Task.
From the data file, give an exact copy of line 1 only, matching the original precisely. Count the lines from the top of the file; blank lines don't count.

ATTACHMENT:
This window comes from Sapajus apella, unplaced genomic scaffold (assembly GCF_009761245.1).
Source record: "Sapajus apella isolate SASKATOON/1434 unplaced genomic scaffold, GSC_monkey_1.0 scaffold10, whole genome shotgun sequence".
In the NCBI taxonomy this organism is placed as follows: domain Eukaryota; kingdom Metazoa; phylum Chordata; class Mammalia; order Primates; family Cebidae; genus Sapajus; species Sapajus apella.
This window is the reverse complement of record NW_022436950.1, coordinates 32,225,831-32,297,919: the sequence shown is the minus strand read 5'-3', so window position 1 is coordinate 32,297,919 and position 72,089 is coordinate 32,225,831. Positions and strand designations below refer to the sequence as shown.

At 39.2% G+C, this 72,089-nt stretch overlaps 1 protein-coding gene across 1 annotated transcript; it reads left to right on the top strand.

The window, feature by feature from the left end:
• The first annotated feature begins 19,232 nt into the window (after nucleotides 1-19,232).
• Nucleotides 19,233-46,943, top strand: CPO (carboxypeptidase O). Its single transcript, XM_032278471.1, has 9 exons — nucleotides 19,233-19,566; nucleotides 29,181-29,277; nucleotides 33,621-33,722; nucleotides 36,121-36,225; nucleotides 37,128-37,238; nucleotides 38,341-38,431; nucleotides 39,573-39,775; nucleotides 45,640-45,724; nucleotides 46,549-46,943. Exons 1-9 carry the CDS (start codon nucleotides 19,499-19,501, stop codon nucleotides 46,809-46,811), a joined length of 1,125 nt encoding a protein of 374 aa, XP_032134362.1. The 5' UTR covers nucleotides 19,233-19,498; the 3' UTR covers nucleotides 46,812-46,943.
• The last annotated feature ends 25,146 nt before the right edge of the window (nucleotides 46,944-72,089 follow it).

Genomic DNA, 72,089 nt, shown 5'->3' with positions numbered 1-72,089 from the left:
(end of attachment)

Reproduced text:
This window comes from Sapajus apella, unplaced genomic scaffold (assembly GCF_009761245.1).